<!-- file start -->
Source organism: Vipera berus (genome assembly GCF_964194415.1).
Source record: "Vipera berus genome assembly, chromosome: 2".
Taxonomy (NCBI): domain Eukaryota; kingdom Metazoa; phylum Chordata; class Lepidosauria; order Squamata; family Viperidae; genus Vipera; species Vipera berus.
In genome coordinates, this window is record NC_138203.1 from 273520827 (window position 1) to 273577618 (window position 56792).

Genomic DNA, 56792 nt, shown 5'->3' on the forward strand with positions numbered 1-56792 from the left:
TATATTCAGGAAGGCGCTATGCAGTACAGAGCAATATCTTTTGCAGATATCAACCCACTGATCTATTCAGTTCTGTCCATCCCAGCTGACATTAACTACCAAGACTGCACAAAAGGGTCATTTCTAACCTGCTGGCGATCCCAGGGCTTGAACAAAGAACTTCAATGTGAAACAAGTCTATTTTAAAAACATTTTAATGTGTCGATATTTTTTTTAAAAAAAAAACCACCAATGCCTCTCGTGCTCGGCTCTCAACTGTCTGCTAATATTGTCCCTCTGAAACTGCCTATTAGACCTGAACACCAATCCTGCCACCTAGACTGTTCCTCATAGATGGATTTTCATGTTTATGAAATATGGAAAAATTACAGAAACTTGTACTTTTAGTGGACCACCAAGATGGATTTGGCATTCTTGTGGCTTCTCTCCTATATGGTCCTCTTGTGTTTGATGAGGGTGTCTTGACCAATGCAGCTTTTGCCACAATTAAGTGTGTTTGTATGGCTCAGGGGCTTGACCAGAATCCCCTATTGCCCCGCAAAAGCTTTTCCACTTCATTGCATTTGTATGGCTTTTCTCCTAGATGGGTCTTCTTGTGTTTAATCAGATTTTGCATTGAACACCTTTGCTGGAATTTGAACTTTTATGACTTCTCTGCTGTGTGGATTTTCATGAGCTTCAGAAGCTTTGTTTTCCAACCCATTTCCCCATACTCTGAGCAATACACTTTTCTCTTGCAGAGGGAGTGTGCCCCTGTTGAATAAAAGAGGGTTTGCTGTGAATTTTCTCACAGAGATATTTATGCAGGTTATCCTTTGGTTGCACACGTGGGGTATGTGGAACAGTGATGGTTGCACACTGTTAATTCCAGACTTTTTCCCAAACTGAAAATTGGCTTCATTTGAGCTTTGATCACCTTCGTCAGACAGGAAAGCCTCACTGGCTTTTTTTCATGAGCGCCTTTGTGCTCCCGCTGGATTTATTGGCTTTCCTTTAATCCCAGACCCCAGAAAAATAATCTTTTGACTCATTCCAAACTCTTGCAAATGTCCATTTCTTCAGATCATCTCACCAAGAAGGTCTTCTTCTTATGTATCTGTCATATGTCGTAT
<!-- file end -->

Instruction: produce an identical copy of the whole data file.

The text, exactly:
Source organism: Vipera berus (genome assembly GCF_964194415.1).
Source record: "Vipera berus genome assembly, chromosome: 2".
Taxonomy (NCBI): domain Eukaryota; kingdom Metazoa; phylum Chordata; class Lepidosauria; order Squamata; family Viperidae; genus Vipera; species Vipera berus.
In genome coordinates, this window is record NC_138203.1 from 273520827 (window position 1) to 273577618 (window position 56792).

Genomic DNA, 56792 nt, shown 5'->3' on the forward strand with positions numbered 1-56792 from the left:
TATATTCAGGAAGGCGCTATGCAGTACAGAGCAATATCTTTTGCAGATATCAACCCACTGATCTATTCAGTTCTGTCCATCCCAGCTGACATTAACTACCAAGACTGCACAAAAGGGTCATTTCTAACCTGCTGGCGATCCCAGGGCTTGAACAAAGAACTTCAATGTGAAACAAGTCTATTTTAAAAACATTTTAATGTGTCGATATTTTTTTTAAAAAAAAAACCACCAATGCCTCTCGTGCTCGGCTCTCAACTGTCTGCTAATATTGTCCCTCTGAAACTGCCTATTAGACCTGAACACCAATCCTGCCACCTAGACTGTTCCTCATAGATGGATTTTCATGTTTATGAAATATGGAAAAATTACAGAAACTTGTACTTTTAGTGGACCACCAAGATGGATTTGGCATTCTTGTGGCTTCTCTCCTATATGGTCCTCTTGTGTTTGATGAGGGTGTCTTGACCAATGCAGCTTTTGCCACAATTAAGTGTGTTTGTATGGCTCAGGGGCTTGACCAGAATCCCCTATTGCCCCGCAAAAGCTTTTCCACTTCATTGCATTTGTATGGCTTTTCTCCTAGATGGGTCTTCTTGTGTTTAATCAGATTTTGCATTGAACACCTTTGCTGGAATTTGAACTTTTATGACTTCTCTGCTGTGTGGATTTTCATGAGCTTCAGAAGCTTTGTTTTCCAACCCATTTCCCCATACTCTGAGCAATACACTTTTCTCTTGCAGAGGGAGTGTGCCCCTGTTGAATAAAAGAGGGTTTGCTGTGAATTTTCTCACAGAGATATTTATGCAGGTTATCCTTTGGTTGCACACGTGGGGTATGTGGAACAGTGATGGTTGCACACTGTTAATTCCAGACTTTTTCCCAAACTGAAAATTGGCTTCATTTGAGCTTTGATCACCTTCGTCAGACAGGAAAGCCTCACTGGCTTTTTTTCATGAGCGCCTTTGTGCTCCCGCTGGATTTATTGGCTTTCCTTTAATCCCAGACCCCAGAAAAATAATCTTTTGACTCATTCCAAACTCTTGCAAATGTCCATTTCTTCAGATCATCTCACCAAGAAGGTCTTCTTCTTATGTATCTGTCATATGTCGTAT